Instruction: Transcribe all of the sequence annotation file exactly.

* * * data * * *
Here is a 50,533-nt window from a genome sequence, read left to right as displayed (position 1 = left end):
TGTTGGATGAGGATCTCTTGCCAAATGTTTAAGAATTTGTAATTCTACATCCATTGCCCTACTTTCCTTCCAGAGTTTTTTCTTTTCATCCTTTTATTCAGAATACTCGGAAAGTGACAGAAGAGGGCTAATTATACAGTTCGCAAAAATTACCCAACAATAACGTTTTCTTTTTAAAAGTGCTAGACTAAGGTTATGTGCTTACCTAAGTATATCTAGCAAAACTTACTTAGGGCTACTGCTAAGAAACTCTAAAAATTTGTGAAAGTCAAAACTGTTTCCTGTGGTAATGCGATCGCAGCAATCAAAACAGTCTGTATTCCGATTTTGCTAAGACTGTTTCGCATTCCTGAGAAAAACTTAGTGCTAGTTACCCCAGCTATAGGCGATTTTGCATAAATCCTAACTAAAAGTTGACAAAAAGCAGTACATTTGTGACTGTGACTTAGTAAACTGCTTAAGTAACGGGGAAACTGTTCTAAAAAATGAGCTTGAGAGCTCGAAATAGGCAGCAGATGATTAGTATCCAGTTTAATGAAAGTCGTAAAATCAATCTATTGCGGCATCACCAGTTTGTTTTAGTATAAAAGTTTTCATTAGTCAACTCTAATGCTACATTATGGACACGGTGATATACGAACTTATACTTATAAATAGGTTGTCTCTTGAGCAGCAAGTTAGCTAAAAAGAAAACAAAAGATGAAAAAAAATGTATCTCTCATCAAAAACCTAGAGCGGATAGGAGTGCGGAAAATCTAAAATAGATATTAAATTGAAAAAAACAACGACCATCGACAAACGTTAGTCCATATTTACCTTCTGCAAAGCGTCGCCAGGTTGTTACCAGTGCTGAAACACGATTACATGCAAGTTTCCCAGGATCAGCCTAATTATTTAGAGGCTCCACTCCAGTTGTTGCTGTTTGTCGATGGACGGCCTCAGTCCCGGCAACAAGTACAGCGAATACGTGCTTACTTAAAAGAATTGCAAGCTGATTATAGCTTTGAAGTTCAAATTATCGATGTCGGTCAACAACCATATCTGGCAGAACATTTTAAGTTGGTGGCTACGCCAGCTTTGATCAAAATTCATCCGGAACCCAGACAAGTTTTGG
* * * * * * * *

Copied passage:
Here is a 50,533-nt window from a genome sequence, read left to right as displayed (position 1 = left end):
TGTTGGATGAGGATCTCTTGCCAAATGTTTAAGAATTTGTAATTCTACATCCATTGCCCTACTTTCCTTCCAGAGTTTTTTCTTTTCATCCTTTTATTCAGAATACTCGGAAAGTGACAGAAGAGGGCTAATTATACAGTTCGCAAAAATTACCCAACAATAACGTTTTCTTTTTAAAAGTGCTAGACTAAGGTTATGTGCTTACCTAAGTATATCTAGCAAAACTTACTTAGGGCTACTGCTAAGAAACTCTAAAAATTTGTGAAAGTCAAAACTGTTTCCTGTGGTAATGCGATCGCAGCAATCAAAACAGTCTGTATTCCGATTTTGCTAAGACTGTTTCGCATTCCTGAGAAAAACTTAGTGCTAGTTACCCCAGCTATAGGCGATTTTGCATAAATCCTAACTAAAAGTTGACAAAAAGCAGTACATTTGTGACTGTGACTTAGTAAACTGCTTAAGTAACGGGGAAACTGTTCTAAAAAATGAGCTTGAGAGCTCGAAATAGGCAGCAGATGATTAGTATCCAGTTTAATGAAAGTCGTAAAATCAATCTATTGCGGCATCACCAGTTTGTTTTAGTATAAAAGTTTTCATTAGTCAACTCTAATGCTACATTATGGACACGGTGATATACGAACTTATACTTATAAATAGGTTGTCTCTTGAGCAGCAAGTTAGCTAAAAAGAAAACAAAAGATGAAAAAAAATGTATCTCTCATCAAAAACCTAGAGCGGATAGGAGTGCGGAAAATCTAAAATAGATATTAAATTGAAAAAAACAACGACCATCGACAAACGTTAGTCCATATTTACCTTCTGCAAAGCGTCGCCAGGTTGTTACCAGTGCTGAAACACGATTACATGCAAGTTTCCCAGGATCAGCCTAATTATTTAGAGGCTCCACTCCAGTTGTTGCTGTTTGTCGATGGACGGCCTCAGTCCCGGCAACAAGTACAGCGAATACGTGCTTACTTAAAAGAATTGCAAGCTGATTATAGCTTTGAAGTTCAAATTATCGATGTCGGTCAACAACCATATCTGGCAGAACATTTTAAGTTGGTGGCTACGCCAGCTTTGATCAAAATTCATCCGGAACCCAGACAAGTTTTGG